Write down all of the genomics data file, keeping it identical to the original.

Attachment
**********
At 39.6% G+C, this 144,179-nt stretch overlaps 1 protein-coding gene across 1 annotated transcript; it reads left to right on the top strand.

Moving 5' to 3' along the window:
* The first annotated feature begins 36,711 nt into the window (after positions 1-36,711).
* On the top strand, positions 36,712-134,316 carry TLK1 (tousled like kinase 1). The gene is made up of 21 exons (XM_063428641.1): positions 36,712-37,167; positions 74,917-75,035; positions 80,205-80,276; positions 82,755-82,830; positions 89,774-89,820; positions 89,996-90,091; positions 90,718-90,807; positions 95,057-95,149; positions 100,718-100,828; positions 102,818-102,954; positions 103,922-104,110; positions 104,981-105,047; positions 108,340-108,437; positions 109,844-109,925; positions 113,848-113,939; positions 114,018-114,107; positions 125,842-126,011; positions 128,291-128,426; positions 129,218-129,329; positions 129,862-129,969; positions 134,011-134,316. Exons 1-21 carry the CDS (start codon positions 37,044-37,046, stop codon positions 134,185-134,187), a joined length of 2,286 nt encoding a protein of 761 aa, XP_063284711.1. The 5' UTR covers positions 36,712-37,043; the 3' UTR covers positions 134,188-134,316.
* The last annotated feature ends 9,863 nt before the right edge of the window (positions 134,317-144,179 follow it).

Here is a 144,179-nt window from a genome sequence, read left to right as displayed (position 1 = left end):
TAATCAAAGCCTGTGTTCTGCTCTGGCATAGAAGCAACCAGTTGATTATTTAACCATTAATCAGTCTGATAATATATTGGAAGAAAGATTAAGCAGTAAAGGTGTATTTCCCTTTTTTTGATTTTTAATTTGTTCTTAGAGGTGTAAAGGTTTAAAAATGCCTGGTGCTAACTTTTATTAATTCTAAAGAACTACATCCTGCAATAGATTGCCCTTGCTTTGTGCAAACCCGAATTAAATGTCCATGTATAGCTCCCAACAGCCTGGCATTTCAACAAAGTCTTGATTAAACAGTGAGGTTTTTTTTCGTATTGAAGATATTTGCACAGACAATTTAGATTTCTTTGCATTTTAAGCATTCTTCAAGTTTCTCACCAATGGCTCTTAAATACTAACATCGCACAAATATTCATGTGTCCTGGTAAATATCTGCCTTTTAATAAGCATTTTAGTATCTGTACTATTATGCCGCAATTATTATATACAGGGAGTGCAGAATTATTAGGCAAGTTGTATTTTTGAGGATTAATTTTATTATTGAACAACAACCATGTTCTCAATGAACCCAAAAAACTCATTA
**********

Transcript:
At 39.6% G+C, this 144,179-nt stretch overlaps 1 protein-coding gene across 1 annotated transcript; it reads left to right on the top strand.

Moving 5' to 3' along the window:
* The first annotated feature begins 36,711 nt into the window (after positions 1-36,711).
* On the top strand, positions 36,712-134,316 carry TLK1 (tousled like kinase 1). The gene is made up of 21 exons (XM_063428641.1): positions 36,712-37,167; positions 74,917-75,035; positions 80,205-80,276; positions 82,755-82,830; positions 89,774-89,820; positions 89,996-90,091; positions 90,718-90,807; positions 95,057-95,149; positions 100,718-100,828; positions 102,818-102,954; positions 103,922-104,110; positions 104,981-105,047; positions 108,340-108,437; positions 109,844-109,925; positions 113,848-113,939; positions 114,018-114,107; positions 125,842-126,011; positions 128,291-128,426; positions 129,218-129,329; positions 129,862-129,969; positions 134,011-134,316. Exons 1-21 carry the CDS (start codon positions 37,044-37,046, stop codon positions 134,185-134,187), a joined length of 2,286 nt encoding a protein of 761 aa, XP_063284711.1. The 5' UTR covers positions 36,712-37,043; the 3' UTR covers positions 134,188-134,316.
* The last annotated feature ends 9,863 nt before the right edge of the window (positions 134,317-144,179 follow it).

Here is a 144,179-nt window from a genome sequence, read left to right as displayed (position 1 = left end):
TAATCAAAGCCTGTGTTCTGCTCTGGCATAGAAGCAACCAGTTGATTATTTAACCATTAATCAGTCTGATAATATATTGGAAGAAAGATTAAGCAGTAAAGGTGTATTTCCCTTTTTTTGATTTTTAATTTGTTCTTAGAGGTGTAAAGGTTTAAAAATGCCTGGTGCTAACTTTTATTAATTCTAAAGAACTACATCCTGCAATAGATTGCCCTTGCTTTGTGCAAACCCGAATTAAATGTCCATGTATAGCTCCCAACAGCCTGGCATTTCAACAAAGTCTTGATTAAACAGTGAGGTTTTTTTTCGTATTGAAGATATTTGCACAGACAATTTAGATTTCTTTGCATTTTAAGCATTCTTCAAGTTTCTCACCAATGGCTCTTAAATACTAACATCGCACAAATATTCATGTGTCCTGGTAAATATCTGCCTTTTAATAAGCATTTTAGTATCTGTACTATTATGCCGCAATTATTATATACAGGGAGTGCAGAATTATTAGGCAAGTTGTATTTTTGAGGATTAATTTTATTATTGAACAACAACCATGTTCTCAATGAACCCAAAAAACTCATTA